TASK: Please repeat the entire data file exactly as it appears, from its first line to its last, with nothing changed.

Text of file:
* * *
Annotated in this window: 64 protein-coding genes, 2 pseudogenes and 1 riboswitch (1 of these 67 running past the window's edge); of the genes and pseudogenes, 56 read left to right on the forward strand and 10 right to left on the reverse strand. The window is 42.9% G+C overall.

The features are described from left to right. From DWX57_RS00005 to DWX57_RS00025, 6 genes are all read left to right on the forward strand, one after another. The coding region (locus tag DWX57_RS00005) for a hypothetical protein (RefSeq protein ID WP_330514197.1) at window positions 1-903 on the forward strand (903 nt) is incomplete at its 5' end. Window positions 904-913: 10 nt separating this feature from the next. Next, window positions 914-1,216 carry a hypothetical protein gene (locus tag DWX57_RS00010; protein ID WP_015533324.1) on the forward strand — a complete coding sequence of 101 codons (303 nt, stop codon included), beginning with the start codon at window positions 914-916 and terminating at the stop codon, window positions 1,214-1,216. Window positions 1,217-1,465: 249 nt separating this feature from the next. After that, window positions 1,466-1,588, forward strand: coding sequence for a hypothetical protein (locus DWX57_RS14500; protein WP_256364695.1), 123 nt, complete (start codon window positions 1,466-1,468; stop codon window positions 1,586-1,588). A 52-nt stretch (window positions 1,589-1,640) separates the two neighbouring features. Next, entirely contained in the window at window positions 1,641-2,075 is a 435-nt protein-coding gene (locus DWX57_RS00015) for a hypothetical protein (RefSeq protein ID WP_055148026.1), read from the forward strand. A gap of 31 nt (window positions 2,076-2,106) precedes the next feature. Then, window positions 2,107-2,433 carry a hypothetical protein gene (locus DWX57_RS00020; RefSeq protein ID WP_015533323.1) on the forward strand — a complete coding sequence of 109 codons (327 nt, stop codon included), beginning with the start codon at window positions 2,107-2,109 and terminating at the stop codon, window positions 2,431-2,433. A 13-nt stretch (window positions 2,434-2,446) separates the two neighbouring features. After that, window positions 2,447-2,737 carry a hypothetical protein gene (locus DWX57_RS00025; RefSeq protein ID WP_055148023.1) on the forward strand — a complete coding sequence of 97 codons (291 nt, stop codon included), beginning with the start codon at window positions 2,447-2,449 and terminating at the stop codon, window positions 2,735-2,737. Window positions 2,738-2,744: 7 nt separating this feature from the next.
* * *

Annotated in this window: 64 protein-coding genes, 2 pseudogenes and 1 riboswitch (1 of these 67 running past the window's edge); of the genes and pseudogenes, 56 read left to right on the forward strand and 10 right to left on the reverse strand. The window is 42.9% G+C overall.

The features are described from left to right. From DWX57_RS00005 to DWX57_RS00025, 6 genes are all read left to right on the forward strand, one after another. The coding region (locus tag DWX57_RS00005) for a hypothetical protein (RefSeq protein ID WP_330514197.1) at window positions 1-903 on the forward strand (903 nt) is incomplete at its 5' end. Window positions 904-913: 10 nt separating this feature from the next. Next, window positions 914-1,216 carry a hypothetical protein gene (locus tag DWX57_RS00010; protein ID WP_015533324.1) on the forward strand — a complete coding sequence of 101 codons (303 nt, stop codon included), beginning with the start codon at window positions 914-916 and terminating at the stop codon, window positions 1,214-1,216. Window positions 1,217-1,465: 249 nt separating this feature from the next. After that, window positions 1,466-1,588, forward strand: coding sequence for a hypothetical protein (locus DWX57_RS14500; protein WP_256364695.1), 123 nt, complete (start codon window positions 1,466-1,468; stop codon window positions 1,586-1,588). A 52-nt stretch (window positions 1,589-1,640) separates the two neighbouring features. Next, entirely contained in the window at window positions 1,641-2,075 is a 435-nt protein-coding gene (locus DWX57_RS00015) for a hypothetical protein (RefSeq protein ID WP_055148026.1), read from the forward strand. A gap of 31 nt (window positions 2,076-2,106) precedes the next feature. Then, window positions 2,107-2,433 carry a hypothetical protein gene (locus DWX57_RS00020; RefSeq protein ID WP_015533323.1) on the forward strand — a complete coding sequence of 109 codons (327 nt, stop codon included), beginning with the start codon at window positions 2,107-2,109 and terminating at the stop codon, window positions 2,431-2,433. A 13-nt stretch (window positions 2,434-2,446) separates the two neighbouring features. After that, window positions 2,447-2,737 carry a hypothetical protein gene (locus DWX57_RS00025; RefSeq protein ID WP_055148023.1) on the forward strand — a complete coding sequence of 97 codons (291 nt, stop codon included), beginning with the start codon at window positions 2,447-2,449 and terminating at the stop codon, window positions 2,735-2,737. Window positions 2,738-2,744: 7 nt separating this feature from the next.